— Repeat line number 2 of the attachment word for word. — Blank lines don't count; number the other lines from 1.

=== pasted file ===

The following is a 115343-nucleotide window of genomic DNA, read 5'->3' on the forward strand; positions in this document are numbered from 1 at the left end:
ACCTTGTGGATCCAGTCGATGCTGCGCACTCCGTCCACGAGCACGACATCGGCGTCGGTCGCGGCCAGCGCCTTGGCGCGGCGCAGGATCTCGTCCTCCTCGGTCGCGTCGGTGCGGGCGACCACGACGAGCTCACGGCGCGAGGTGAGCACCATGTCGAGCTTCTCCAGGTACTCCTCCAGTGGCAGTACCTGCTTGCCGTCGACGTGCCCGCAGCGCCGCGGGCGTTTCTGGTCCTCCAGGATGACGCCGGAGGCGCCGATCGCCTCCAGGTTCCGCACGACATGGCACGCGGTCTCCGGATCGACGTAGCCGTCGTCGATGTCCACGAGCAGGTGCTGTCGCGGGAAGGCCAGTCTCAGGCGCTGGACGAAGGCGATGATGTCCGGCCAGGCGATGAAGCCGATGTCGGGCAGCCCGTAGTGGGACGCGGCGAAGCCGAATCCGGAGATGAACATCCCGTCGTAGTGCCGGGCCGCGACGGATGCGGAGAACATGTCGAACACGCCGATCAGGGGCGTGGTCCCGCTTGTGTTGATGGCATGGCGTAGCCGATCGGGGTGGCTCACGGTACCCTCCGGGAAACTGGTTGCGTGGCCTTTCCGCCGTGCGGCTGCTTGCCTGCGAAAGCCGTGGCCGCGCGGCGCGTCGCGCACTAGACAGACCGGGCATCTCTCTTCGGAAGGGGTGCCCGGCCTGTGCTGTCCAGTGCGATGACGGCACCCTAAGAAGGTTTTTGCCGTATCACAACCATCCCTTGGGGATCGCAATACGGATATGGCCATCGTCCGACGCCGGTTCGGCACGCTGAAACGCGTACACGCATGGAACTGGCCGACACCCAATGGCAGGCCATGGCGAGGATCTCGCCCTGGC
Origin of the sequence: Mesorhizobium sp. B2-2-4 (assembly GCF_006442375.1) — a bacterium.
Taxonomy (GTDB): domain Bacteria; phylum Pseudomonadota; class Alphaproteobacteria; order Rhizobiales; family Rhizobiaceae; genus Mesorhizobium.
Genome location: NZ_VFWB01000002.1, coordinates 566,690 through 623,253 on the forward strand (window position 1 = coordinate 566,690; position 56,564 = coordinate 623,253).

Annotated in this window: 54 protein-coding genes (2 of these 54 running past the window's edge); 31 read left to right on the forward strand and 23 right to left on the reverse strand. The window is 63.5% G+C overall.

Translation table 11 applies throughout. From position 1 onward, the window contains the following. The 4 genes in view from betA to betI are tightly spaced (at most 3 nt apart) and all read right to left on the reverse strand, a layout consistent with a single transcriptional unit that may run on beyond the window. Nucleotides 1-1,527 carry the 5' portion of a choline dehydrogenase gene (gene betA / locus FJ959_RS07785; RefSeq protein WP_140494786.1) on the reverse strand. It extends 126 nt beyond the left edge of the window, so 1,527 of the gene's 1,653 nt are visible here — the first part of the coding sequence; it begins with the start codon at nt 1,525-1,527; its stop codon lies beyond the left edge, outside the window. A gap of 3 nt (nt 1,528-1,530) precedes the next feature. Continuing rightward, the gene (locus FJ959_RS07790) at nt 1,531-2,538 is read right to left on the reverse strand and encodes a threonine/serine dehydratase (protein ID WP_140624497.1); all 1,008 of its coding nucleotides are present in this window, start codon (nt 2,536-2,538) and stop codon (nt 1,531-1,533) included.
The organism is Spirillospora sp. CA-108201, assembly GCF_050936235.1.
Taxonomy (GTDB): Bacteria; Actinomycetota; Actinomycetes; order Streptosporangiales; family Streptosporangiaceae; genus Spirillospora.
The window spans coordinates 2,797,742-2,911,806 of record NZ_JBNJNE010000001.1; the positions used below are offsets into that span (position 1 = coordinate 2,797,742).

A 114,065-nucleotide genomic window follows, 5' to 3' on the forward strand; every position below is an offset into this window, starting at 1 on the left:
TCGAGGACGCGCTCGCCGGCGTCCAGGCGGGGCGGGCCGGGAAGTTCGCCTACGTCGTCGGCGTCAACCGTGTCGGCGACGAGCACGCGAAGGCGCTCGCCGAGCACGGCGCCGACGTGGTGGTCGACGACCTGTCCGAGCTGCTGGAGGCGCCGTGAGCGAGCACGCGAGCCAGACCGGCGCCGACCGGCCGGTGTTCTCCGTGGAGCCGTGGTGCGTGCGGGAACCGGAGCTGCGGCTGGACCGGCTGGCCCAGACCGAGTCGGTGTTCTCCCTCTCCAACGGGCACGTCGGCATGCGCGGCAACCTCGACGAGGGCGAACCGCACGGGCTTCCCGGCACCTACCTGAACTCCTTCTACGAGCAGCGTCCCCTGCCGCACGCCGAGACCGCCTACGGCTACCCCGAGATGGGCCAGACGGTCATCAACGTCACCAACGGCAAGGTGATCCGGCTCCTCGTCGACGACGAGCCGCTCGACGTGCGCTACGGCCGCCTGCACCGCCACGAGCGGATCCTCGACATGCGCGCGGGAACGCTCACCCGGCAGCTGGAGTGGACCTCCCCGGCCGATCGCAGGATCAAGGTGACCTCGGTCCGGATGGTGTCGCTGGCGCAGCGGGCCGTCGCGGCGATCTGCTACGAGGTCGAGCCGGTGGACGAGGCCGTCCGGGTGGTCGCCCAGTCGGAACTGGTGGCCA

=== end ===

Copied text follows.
ACCTTGTGGATCCAGTCGATGCTGCGCACTCCGTCCACGAGCACGACATCGGCGTCGGTCGCGGCCAGCGCCTTGGCGCGGCGCAGGATCTCGTCCTCCTCGGTCGCGTCGGTGCGGGCGACCACGACGAGCTCACGGCGCGAGGTGAGCACCATGTCGAGCTTCTCCAGGTACTCCTCCAGTGGCAGTACCTGCTTGCCGTCGACGTGCCCGCAGCGCCGCGGGCGTTTCTGGTCCTCCAGGATGACGCCGGAGGCGCCGATCGCCTCCAGGTTCCGCACGACATGGCACGCGGTCTCCGGATCGACGTAGCCGTCGTCGATGTCCACGAGCAGGTGCTGTCGCGGGAAGGCCAGTCTCAGGCGCTGGACGAAGGCGATGATGTCCGGCCAGGCGATGAAGCCGATGTCGGGCAGCCCGTAGTGGGACGCGGCGAAGCCGAATCCGGAGATGAACATCCCGTCGTAGTGCCGGGCCGCGACGGATGCGGAGAACATGTCGAACACGCCGATCAGGGGCGTGGTCCCGCTTGTGTTGATGGCATGGCGTAGCCGATCGGGGTGGCTCACGGTACCCTCCGGGAAACTGGTTGCGTGGCCTTTCCGCCGTGCGGCTGCTTGCCTGCGAAAGCCGTGGCCGCGCGGCGCGTCGCGCACTAGACAGACCGGGCATCTCTCTTCGGAAGGGGTGCCCGGCCTGTGCTGTCCAGTGCGATGACGGCACCCTAAGAAGGTTTTTGCCGTATCACAACCATCCCTTGGGGATCGCAATACGGATATGGCCATCGTCCGACGCCGGTTCGGCACGCTGAAACGCGTACACGCATGGAACTGGCCGACACCCAATGGCAGGCCATGGCGAGGATCTCGCCCTGGC